Getting Started with Google Analytics
- Completion time About 25 minutes
Now that you have your website up and ready to generate business, it’s time to track your traffic. Google Analytics can be intimidating at first, but it is the best tool for understanding what’s working on your site – and what isn’t.
Below, we’ll cover what data you should be looking at to ensure your website is performing well.
Understanding where your traffic is coming from and which keywords are working is essential for entrepreneurs with little ime on their hands. When you know where to focus your energy and money, you’ll be able to grow your traffic efficiently.
Discovering channel drivers
Understanding which channels are sending you traffic is helpful in deciding which areas you should throw money at, and which campaigns aren’t working. To find your top traffic channels, from the dashboard, follow the instructions below:
- All Traffic
Once you click channels, you’ll be able to see which channels are driving traffic. It will either be:
- Organic Search: Traffic driven by search engines.
- Referral: Traffic driven by external sources outside your site, excluding search engines. Typically, traffic sent to your site from another site linking to your content.
- Direct: Traffic sent to your site from someone typing your website into their browser or clicking your website from an existing bookmark. In other words, the visitor knew which page they wanted to go to, and got there on their own.
- Paid Search: Traffic sent to your site from campaigns you paid for. This can include PPC campaigns, social campaigns or third-party campaigns.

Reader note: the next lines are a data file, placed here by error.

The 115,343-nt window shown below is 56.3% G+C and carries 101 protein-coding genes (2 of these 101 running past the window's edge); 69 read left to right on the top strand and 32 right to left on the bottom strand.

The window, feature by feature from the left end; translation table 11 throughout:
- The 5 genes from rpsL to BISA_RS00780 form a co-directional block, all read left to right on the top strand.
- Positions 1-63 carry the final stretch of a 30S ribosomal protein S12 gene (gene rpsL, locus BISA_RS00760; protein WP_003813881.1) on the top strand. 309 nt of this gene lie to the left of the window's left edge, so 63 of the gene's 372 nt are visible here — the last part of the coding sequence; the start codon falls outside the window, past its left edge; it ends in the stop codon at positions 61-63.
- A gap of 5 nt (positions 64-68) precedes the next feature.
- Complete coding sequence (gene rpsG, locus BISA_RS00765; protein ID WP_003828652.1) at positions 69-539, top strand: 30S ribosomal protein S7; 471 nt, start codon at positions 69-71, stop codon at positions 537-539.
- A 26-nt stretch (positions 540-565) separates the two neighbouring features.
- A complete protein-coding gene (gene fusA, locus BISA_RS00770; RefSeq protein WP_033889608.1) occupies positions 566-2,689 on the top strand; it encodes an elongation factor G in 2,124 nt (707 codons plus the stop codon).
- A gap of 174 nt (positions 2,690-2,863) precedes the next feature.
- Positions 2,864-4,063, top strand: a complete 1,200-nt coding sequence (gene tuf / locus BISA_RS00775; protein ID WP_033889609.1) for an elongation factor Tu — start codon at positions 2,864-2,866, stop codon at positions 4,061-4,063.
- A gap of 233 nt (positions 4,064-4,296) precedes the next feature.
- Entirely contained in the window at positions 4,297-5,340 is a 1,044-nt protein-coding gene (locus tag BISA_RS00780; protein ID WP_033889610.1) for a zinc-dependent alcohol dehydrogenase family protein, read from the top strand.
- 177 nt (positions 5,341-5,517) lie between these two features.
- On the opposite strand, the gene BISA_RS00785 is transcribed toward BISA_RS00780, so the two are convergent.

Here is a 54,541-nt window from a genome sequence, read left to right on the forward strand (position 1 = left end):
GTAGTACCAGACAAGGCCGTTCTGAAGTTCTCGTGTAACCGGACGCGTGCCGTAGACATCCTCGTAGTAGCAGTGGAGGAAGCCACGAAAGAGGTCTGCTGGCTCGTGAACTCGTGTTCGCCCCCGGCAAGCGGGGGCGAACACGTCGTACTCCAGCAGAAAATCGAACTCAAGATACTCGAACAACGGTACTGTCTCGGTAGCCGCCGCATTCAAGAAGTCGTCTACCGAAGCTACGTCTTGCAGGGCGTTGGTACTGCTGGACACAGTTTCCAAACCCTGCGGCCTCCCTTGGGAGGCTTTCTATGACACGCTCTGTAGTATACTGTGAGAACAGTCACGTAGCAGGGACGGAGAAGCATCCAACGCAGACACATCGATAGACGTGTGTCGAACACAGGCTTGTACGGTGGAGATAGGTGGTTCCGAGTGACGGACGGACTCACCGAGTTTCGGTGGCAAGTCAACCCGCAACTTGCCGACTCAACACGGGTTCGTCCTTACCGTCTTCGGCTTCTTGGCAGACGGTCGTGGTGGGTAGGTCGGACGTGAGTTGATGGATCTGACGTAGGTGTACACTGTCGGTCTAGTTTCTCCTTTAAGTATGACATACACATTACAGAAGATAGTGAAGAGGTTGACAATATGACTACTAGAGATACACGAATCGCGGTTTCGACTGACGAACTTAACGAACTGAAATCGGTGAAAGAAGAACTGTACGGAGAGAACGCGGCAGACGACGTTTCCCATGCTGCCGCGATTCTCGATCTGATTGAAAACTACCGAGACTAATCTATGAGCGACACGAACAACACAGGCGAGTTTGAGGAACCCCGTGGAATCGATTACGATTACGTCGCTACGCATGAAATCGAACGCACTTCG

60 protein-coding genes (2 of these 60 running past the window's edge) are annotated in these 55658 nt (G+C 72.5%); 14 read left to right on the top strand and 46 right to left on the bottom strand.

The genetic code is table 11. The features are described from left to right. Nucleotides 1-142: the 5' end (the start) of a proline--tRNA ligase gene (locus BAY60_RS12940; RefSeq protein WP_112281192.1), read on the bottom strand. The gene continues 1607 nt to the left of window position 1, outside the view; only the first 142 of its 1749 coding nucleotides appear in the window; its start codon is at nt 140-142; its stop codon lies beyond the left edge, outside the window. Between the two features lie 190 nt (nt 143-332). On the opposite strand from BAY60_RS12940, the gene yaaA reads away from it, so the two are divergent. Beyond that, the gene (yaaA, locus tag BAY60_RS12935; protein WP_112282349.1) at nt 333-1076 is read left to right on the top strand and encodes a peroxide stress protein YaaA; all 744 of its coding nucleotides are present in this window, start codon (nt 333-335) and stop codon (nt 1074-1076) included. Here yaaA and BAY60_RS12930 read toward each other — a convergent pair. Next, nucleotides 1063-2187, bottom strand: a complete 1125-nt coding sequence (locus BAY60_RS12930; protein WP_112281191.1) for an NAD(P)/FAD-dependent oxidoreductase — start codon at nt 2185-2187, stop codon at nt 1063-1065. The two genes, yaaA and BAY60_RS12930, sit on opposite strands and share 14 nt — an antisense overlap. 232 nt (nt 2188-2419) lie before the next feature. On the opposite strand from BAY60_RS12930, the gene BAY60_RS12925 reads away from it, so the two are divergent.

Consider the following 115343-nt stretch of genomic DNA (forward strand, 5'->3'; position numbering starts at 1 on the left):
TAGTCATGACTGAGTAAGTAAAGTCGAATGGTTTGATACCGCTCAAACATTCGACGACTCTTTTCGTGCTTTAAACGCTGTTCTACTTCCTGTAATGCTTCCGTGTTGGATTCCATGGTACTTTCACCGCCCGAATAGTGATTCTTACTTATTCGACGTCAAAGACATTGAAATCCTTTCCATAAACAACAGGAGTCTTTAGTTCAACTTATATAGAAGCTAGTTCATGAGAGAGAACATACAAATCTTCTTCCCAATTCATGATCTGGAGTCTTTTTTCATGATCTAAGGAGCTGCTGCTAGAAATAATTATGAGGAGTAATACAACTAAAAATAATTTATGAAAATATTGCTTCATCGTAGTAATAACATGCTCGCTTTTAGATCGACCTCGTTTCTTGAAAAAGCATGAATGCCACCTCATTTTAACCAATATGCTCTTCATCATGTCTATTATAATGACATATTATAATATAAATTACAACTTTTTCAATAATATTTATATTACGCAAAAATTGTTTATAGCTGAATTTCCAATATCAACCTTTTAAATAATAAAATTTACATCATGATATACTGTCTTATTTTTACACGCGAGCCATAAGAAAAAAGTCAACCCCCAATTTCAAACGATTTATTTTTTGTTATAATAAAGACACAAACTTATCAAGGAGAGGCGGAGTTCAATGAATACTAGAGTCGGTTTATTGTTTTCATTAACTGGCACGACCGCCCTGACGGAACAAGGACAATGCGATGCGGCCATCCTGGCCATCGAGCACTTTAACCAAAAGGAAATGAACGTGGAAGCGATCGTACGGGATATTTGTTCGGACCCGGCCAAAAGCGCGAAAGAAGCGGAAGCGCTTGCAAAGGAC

- Display: traffic from display advertising and campaigns, typically banner ads.
- Social: traffic from social media channels such as Facebook, Twitter, Pinterest and more. Also includes traffic from paid social campaigns and third party tools, such as Hootsuite and Tweetdeck.
- Email: Traffic sent to your site from your email campaigns.
- (Other): Google places traffic it can’t identify into this bucket.
Warning: The traffic report isn’t flawless. It gives you a great overview of where traffic is coming from but the numbers might not be 100% accurate.
For instance, Direct Traffic is typically a "miscellaneous" channel when Google can’t determine where the traffic really came from. For instance, if your Direct Traffic skyrockets one month, there’s a good chance it came from a campaign that lost the tracking code.
Discovering which search terms drive traffic
In addition to discovering which channels send you traffic, it’s also important to find out which keywords or phrases users are searching to get to your content. To do this, simply repeat the steps to get to the traffic channel overview, then click into Organic Search. You’ll then see the traffic broken down by the search terms, phrases, or URLs users typed into the search engine to get to your site.
Unfortunately, the top results will most likely say "(not provided)" or "(not set)".
- (not provided): the visitor came to your site typing in a search term on a secure webpage. For privacy reasons, the search term isn’t passed on.
- (not set): Google doesn’t have any information on the search term. This typically happens when a visitor is redirected to a page.
- Direct Traffic in Google Analytics | Google
Traffic numbers are important to understand how visitors are getting to your site; but engagement metrics help you understand how visitors are interacting with your site. Important engagement metrics to understand include:
- Bounce Rate: the percentage of visitors who come to your website and leave without visiting another page. A low bounce rate indicates that the content on your site is keeping visitors engaged.
- Avg. Session Duration: a ball park timeframe of how long a visitor stays on your website. A high average indicates that you had a good amount of visitors who stayed on your site.
- Time on Page: similar to session duration, however, it only measures session duration for a single page – not the total visit duration. This is a good metric for evaluating how engaging a single piece of content is.